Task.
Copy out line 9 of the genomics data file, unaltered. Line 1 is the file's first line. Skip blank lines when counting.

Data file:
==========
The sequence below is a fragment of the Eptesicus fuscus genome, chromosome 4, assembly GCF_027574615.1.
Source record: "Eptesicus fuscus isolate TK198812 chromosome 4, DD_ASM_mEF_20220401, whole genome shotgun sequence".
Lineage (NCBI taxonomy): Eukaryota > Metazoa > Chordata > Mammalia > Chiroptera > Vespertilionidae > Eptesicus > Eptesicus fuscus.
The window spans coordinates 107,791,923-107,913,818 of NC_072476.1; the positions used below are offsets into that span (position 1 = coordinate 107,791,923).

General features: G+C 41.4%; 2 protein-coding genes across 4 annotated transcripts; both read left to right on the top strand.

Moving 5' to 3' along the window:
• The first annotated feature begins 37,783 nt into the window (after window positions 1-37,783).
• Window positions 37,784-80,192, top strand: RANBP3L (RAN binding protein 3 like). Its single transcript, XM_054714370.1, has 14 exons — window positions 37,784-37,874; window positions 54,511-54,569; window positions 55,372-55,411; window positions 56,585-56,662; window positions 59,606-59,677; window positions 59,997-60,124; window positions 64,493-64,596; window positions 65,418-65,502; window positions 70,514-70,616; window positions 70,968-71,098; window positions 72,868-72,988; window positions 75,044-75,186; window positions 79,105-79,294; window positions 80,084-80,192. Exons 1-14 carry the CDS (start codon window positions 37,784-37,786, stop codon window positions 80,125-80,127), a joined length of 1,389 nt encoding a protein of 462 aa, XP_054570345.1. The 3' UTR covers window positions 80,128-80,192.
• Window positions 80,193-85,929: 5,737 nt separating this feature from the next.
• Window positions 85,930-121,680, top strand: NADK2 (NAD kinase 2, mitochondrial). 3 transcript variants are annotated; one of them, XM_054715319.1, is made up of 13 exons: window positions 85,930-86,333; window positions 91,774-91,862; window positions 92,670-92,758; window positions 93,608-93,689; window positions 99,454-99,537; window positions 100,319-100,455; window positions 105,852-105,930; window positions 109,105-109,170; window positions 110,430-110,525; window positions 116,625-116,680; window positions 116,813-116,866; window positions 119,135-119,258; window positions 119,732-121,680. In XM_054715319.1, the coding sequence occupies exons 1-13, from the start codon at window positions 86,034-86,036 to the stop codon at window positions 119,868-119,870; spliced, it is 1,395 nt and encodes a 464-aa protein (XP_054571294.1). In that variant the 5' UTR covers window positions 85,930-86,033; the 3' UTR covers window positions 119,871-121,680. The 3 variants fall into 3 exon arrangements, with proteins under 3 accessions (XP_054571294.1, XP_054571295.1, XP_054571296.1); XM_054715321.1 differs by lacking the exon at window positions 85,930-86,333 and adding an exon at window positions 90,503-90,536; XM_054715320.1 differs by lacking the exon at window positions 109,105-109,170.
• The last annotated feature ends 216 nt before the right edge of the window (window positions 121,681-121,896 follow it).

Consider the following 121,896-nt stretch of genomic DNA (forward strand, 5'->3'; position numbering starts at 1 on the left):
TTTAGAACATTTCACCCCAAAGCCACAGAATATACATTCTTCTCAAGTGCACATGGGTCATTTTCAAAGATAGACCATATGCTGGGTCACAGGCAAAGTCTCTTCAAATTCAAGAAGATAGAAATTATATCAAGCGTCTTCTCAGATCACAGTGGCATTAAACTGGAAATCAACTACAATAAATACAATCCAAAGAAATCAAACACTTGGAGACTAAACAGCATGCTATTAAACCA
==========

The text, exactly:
• Window positions 80,193-85,929: 5,737 nt separating this feature from the next.